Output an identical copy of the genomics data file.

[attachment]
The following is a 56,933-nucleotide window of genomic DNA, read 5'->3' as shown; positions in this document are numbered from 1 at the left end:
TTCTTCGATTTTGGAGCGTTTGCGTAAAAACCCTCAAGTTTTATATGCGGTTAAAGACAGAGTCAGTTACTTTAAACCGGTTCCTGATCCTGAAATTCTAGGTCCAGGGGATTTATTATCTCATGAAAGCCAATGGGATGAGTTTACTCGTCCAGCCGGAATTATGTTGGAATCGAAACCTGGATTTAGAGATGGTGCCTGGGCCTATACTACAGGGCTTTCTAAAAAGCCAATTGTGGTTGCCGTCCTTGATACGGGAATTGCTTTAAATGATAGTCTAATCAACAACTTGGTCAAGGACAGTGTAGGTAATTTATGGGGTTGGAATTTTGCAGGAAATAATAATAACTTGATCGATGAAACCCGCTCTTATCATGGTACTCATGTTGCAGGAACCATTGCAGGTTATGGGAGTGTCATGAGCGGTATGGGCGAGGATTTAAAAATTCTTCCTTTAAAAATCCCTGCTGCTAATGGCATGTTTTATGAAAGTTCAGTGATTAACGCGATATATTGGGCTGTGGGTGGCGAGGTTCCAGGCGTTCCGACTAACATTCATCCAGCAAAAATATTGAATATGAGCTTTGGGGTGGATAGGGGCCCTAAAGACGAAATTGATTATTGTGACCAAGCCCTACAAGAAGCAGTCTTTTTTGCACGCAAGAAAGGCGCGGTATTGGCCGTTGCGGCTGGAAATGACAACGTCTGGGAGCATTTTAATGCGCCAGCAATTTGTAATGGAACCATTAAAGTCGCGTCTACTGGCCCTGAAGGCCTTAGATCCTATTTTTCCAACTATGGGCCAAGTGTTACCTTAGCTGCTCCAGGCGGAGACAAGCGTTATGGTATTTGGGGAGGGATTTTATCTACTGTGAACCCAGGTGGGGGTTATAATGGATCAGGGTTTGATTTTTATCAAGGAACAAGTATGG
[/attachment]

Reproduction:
The following is a 56,933-nucleotide window of genomic DNA, read 5'->3' as shown; positions in this document are numbered from 1 at the left end:
TTCTTCGATTTTGGAGCGTTTGCGTAAAAACCCTCAAGTTTTATATGCGGTTAAAGACAGAGTCAGTTACTTTAAACCGGTTCCTGATCCTGAAATTCTAGGTCCAGGGGATTTATTATCTCATGAAAGCCAATGGGATGAGTTTACTCGTCCAGCCGGAATTATGTTGGAATCGAAACCTGGATTTAGAGATGGTGCCTGGGCCTATACTACAGGGCTTTCTAAAAAGCCAATTGTGGTTGCCGTCCTTGATACGGGAATTGCTTTAAATGATAGTCTAATCAACAACTTGGTCAAGGACAGTGTAGGTAATTTATGGGGTTGGAATTTTGCAGGAAATAATAATAACTTGATCGATGAAACCCGCTCTTATCATGGTACTCATGTTGCAGGAACCATTGCAGGTTATGGGAGTGTCATGAGCGGTATGGGCGAGGATTTAAAAATTCTTCCTTTAAAAATCCCTGCTGCTAATGGCATGTTTTATGAAAGTTCAGTGATTAACGCGATATATTGGGCTGTGGGTGGCGAGGTTCCAGGCGTTCCGACTAACATTCATCCAGCAAAAATATTGAATATGAGCTTTGGGGTGGATAGGGGCCCTAAAGACGAAATTGATTATTGTGACCAAGCCCTACAAGAAGCAGTCTTTTTTGCACGCAAGAAAGGCGCGGTATTGGCCGTTGCGGCTGGAAATGACAACGTCTGGGAGCATTTTAATGCGCCAGCAATTTGTAATGGAACCATTAAAGTCGCGTCTACTGGCCCTGAAGGCCTTAGATCCTATTTTTCCAACTATGGGCCAAGTGTTACCTTAGCTGCTCCAGGCGGAGACAAGCGTTATGGTATTTGGGGAGGGATTTTATCTACTGTGAACCCAGGTGGGGGTTATAATGGATCAGGGTTTGATTTTTATCAAGGAACAAGTATGG